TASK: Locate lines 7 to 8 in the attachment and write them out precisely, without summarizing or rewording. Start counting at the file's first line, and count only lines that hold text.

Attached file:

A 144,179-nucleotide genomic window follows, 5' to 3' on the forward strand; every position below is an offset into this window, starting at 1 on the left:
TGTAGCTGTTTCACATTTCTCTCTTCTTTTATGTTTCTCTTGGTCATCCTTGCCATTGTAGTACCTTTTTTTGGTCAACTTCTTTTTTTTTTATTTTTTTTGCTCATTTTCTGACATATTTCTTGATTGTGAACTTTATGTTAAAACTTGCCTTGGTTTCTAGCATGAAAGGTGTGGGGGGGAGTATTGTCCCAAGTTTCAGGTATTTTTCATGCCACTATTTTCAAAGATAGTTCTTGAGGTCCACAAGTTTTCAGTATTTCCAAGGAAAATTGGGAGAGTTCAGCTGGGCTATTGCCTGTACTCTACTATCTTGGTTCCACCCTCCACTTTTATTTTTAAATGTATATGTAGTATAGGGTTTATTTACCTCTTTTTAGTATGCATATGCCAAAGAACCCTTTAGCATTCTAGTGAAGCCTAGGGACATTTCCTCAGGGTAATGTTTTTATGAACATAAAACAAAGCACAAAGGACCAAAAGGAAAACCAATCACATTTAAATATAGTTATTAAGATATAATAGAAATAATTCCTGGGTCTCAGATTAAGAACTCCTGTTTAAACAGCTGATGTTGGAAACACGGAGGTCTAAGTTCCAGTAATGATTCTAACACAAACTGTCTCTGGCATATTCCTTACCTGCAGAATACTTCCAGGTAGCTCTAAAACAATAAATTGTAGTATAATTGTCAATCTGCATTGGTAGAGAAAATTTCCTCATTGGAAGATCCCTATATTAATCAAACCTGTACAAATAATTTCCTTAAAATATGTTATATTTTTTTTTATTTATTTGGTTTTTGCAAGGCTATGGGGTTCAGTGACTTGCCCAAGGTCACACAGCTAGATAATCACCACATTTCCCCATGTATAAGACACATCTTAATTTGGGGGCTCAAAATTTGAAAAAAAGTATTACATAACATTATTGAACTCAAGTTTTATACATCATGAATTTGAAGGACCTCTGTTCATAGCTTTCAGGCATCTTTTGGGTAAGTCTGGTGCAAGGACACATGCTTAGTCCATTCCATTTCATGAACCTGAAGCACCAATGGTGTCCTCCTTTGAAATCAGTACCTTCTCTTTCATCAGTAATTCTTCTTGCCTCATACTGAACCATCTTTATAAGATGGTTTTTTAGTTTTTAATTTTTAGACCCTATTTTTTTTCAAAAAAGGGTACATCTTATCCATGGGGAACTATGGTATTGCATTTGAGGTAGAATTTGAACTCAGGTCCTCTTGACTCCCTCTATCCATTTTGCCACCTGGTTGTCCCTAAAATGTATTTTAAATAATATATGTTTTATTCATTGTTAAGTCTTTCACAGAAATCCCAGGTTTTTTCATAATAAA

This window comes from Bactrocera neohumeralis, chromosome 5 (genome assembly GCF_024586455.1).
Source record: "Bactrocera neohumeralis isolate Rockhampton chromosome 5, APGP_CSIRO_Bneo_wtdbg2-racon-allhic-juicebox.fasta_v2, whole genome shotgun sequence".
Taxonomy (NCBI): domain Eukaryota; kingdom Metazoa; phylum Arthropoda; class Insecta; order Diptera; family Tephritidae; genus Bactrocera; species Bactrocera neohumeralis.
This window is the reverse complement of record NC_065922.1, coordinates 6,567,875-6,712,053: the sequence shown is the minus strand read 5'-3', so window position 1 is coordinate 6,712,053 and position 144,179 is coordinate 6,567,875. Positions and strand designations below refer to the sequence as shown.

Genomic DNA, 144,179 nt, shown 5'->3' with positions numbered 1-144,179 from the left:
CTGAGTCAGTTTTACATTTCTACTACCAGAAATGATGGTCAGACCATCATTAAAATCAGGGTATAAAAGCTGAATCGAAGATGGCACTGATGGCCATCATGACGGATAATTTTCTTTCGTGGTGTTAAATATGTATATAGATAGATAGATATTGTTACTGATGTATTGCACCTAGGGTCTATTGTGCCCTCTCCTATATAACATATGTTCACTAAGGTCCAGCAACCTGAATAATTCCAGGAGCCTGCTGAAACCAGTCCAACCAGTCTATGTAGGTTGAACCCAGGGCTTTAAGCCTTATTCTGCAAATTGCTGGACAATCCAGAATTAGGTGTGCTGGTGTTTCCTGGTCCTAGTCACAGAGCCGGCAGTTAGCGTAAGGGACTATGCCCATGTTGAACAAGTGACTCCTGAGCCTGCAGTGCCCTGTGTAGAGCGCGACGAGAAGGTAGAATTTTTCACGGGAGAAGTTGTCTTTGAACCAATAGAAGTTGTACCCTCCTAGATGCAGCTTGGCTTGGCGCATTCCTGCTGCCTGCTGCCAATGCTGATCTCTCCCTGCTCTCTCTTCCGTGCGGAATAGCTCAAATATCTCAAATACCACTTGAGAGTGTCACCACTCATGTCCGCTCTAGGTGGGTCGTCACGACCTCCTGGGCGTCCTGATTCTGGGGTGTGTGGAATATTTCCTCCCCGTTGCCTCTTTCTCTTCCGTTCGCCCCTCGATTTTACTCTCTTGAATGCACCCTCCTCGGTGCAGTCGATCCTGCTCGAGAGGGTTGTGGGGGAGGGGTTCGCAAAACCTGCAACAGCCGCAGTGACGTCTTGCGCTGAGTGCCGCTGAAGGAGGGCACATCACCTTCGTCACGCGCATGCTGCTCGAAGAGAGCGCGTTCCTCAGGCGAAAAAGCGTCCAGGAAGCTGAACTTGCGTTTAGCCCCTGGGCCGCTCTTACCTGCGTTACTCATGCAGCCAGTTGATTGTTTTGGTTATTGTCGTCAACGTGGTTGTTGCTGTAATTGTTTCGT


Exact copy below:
Genomic DNA, 144,179 nt, shown 5'->3' with positions numbered 1-144,179 from the left:
CTGAGTCAGTTTTACATTTCTACTACCAGAAATGATGGTCAGACCATCATTAAAATCAGGGTATAAAAGCTGAATCGAAGATGGCACTGATGGCCATCATGACGGATAATTTTCTTTCGTGGTGTTAAATATGTATATAGATAGATAGATATTGTTACTGATGTATTGCACCTAGGGTCTATTGTGCCCTCTCCTATATAACATATGTTCACTAAGGTCCAGCAACCTGAATAATTCCAGGAGCCTGCTGAAACCAGTCCAACCAGTCTATGTAGGTTGAACCCAGGGCTTTAAGCCTTATTCTGCAAATTGCTGGACAATCCAGAATTAGGTGTGCTGGTGTTTCCTGGTCCTAGTCACAGAGCCGGCAGTTAGCGTAAGGGACTATGCCCATGTTGAACAAGTGACTCCTGAGCCTGCAGTGCCCTGTGTAGAGCGCGACGAGAAGGTAGAATTTTTCACGGGAGAAGTTGTCTTTGAACCAATAGAAGTTGTACCCTCCTAGATGCAGCTTGGCTTGGCGCATTCCTGCTGCCTGCTGCCAATGCTGATCTCTCCCTGCTCTCTCTTCCGTGCGGAATAGCTCAAATATCTCAAATACCACTTGAGAGTGTCACCACTCATGTCCGCTCTAGGTGGGTCGTCACGACCTCCTGGGCGTCCTGATTCTGGGGTGTGTGGAATATTTCCTCCCCGTTGCCTCTTTCTCTTCCGTTCGCCCCTCGATTTTACTCTCTTGAATGCACCCTCCTCGGTGCAGTCGATCCTGCTCGAGAGGGTTGTGGGGGAGGGGTTCGCAAAACCTGCAACAGCCGCAGTGACGTCTTGCGCTGAGTGCCGCTGAAGGAGGGCACATCACCTTCGTCACGCGCATGCTGCTCGAAGAGAGCGCGTTCCTCAGGCGAAAAAGCGTCCAGGAAGCTGAACTTGCGTTTAGCCCCTGGGCCGCTCTTACCTGCGTTACTCATGCAGCCAGTTGATTGTTTTGGTTATTGTCGTCAACGTGGTTGTTGCTGTAATTGTTTCGT